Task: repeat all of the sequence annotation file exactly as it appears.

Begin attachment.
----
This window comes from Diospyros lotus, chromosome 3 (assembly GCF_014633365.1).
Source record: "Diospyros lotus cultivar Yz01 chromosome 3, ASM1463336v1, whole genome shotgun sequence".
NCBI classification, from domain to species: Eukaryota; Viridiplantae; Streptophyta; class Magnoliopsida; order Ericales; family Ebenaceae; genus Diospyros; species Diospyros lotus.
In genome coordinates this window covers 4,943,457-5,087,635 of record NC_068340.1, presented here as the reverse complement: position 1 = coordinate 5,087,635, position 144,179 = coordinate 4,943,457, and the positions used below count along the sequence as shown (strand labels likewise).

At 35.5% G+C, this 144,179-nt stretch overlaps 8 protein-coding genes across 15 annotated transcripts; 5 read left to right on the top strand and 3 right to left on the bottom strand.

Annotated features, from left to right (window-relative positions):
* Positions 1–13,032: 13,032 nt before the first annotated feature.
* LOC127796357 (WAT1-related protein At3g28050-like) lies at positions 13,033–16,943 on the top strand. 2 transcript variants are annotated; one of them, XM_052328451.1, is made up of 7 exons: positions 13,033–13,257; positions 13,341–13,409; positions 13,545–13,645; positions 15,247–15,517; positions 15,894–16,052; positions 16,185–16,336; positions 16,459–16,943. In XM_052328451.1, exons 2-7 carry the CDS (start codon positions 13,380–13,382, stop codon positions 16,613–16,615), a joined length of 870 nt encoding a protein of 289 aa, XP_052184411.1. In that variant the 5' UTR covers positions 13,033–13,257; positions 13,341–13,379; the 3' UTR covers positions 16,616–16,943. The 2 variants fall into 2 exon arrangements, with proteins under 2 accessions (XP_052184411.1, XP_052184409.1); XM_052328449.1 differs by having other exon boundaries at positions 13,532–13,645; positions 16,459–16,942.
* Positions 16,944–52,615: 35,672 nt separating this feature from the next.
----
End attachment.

This window comes from Diospyros lotus, chromosome 3 (assembly GCF_014633365.1).
Source record: "Diospyros lotus cultivar Yz01 chromosome 3, ASM1463336v1, whole genome shotgun sequence".
NCBI classification, from domain to species: Eukaryota; Viridiplantae; Streptophyta; class Magnoliopsida; order Ericales; family Ebenaceae; genus Diospyros; species Diospyros lotus.
In genome coordinates this window covers 4,943,457-5,087,635 of record NC_068340.1, presented here as the reverse complement: position 1 = coordinate 5,087,635, position 144,179 = coordinate 4,943,457, and the positions used below count along the sequence as shown (strand labels likewise).

At 35.5% G+C, this 144,179-nt stretch overlaps 8 protein-coding genes across 15 annotated transcripts; 5 read left to right on the top strand and 3 right to left on the bottom strand.

Annotated features, from left to right (window-relative positions):
* Positions 1–13,032: 13,032 nt before the first annotated feature.
* LOC127796357 (WAT1-related protein At3g28050-like) lies at positions 13,033–16,943 on the top strand. 2 transcript variants are annotated; one of them, XM_052328451.1, is made up of 7 exons: positions 13,033–13,257; positions 13,341–13,409; positions 13,545–13,645; positions 15,247–15,517; positions 15,894–16,052; positions 16,185–16,336; positions 16,459–16,943. In XM_052328451.1, exons 2-7 carry the CDS (start codon positions 13,380–13,382, stop codon positions 16,613–16,615), a joined length of 870 nt encoding a protein of 289 aa, XP_052184411.1. In that variant the 5' UTR covers positions 13,033–13,257; positions 13,341–13,379; the 3' UTR covers positions 16,616–16,943. The 2 variants fall into 2 exon arrangements, with proteins under 2 accessions (XP_052184411.1, XP_052184409.1); XM_052328449.1 differs by having other exon boundaries at positions 13,532–13,645; positions 16,459–16,942.
* Positions 16,944–52,615: 35,672 nt separating this feature from the next.